With six applications submitted for the second state-licensed casino in the city of Philadelphia, the chief counsel of the Pennsylvania Gaming Control Board estimates that it will take at least a year before the board makes a decision on the license.
R. Douglas Sherman said the board and its staff will carefully study all applications before doing background investigations, holding three sets of public hearings, and collecting written feedback on the proposals. “It’s not going to be a short process,” he said, “and it’s going to take as long as it takes. We’re going to deal with each project separately.”
The process will begin with informational hearings in Philadelphia in February, in which the board will give each applicant the opportunity to make an initial presentation with no public comment.
Sometime in the spring, board members will hold hearings in Philadelphia in which applicant presentations will be followed by public comment.
Sherman would not speculate on how long deliberations will take after the hearings conclude. Under Pennsylvania law, to win the license, a project must be approved by all four legislative appointees on the board, and at least one of the three gubernatorial appointees.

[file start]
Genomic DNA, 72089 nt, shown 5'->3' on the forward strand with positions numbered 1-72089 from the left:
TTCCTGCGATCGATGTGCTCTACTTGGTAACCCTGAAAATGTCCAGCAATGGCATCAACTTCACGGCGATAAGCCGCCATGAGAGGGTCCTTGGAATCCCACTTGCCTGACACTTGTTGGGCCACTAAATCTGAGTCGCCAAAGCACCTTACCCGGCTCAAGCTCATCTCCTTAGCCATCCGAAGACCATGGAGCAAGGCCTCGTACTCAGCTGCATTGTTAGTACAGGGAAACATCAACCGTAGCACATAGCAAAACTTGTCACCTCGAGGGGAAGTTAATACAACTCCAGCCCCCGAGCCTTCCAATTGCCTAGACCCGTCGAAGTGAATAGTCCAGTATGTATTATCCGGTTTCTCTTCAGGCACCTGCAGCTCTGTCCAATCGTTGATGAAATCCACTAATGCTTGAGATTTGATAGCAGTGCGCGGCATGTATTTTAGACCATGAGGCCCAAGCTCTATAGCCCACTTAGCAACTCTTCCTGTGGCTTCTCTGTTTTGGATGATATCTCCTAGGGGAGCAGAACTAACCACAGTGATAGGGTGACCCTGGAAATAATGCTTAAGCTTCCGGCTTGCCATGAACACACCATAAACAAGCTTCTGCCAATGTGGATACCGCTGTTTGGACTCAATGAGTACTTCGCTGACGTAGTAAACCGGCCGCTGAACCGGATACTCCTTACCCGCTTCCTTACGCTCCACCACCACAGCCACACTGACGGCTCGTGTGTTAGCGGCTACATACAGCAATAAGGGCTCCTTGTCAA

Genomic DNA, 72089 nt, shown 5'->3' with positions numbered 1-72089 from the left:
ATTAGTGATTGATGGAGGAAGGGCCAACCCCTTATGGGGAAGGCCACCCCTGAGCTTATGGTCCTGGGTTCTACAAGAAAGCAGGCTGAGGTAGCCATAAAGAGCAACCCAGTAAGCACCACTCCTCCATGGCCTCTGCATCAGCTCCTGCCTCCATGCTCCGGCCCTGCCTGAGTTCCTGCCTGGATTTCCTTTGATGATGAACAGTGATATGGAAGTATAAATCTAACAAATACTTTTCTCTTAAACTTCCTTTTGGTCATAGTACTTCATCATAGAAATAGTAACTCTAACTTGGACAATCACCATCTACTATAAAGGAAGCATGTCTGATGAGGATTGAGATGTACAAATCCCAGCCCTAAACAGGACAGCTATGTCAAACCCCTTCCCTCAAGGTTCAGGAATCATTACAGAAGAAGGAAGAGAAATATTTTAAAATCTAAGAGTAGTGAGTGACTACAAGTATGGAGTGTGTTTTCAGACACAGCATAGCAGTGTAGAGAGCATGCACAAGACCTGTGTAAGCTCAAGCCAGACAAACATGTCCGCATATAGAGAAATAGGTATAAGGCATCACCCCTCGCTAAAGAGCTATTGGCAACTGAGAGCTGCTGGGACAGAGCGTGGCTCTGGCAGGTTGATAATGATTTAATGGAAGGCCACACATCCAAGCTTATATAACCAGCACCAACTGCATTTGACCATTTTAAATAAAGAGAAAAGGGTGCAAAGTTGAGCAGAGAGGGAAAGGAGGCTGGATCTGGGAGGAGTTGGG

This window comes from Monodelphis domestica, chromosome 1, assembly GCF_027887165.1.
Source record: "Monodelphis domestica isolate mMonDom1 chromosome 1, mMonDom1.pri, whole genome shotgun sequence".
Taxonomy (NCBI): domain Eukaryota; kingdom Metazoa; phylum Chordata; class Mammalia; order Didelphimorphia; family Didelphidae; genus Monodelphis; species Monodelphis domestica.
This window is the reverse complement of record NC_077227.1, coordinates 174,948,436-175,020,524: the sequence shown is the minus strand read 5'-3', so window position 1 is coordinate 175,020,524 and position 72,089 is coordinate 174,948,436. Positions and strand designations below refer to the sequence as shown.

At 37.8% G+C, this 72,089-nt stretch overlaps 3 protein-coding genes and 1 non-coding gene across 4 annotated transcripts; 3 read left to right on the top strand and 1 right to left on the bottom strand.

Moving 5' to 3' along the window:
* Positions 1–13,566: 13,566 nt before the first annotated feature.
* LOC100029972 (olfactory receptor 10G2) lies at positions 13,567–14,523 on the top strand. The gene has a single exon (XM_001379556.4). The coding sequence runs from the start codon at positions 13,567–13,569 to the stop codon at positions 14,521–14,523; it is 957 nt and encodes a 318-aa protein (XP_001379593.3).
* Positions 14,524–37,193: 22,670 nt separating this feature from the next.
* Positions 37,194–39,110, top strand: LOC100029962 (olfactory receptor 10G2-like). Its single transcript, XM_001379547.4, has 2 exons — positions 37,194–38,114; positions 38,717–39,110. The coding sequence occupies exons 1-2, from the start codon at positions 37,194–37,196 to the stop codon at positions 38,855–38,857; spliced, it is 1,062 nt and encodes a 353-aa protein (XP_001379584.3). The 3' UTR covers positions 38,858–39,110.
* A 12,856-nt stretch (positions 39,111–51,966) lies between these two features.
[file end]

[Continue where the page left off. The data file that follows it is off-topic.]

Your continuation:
The applicants include:
• “The Provence,” an upscale $700 million gaming, dining, retail and entertainment complex proposed by prominent Philadelphia developer Bart Blatstein, incorporating the iconic building in Center City Philadelphia that was formerly the headquarters of the Philadelphia Inquirer;
• Stadium Casino LLC, a joint venture of Cordish Companies and Philadelphia Park owner Greenwood Gaming, which is proposing a casino at the Holiday Inn next to the Philadelphia sports complex, carrying the Cordish “Live!” brand;
• Penn National Gaming, which is proposing a 100,000-square-foot casino in the stadium district branded “Hollywood Casino Philadelphia,” which would be in partnership with the city of Philadelphia;
• Wynn Resorts, which is proposing “Wynn Philadelphia” on the Delaware River waterfront in the city’s Fishtown district, only half a mile from the current Philadelphia casino, SugarHouse;
• PHL Local Gaming LLC, which is proposing a property called “Casino Revolution” on the South Philadelphia waterfront; and
• The Goldenberg Group, which wants to put a casino on a parcel it owns at Eighth and Market Streets near the city’s historic district, currently a parking lot.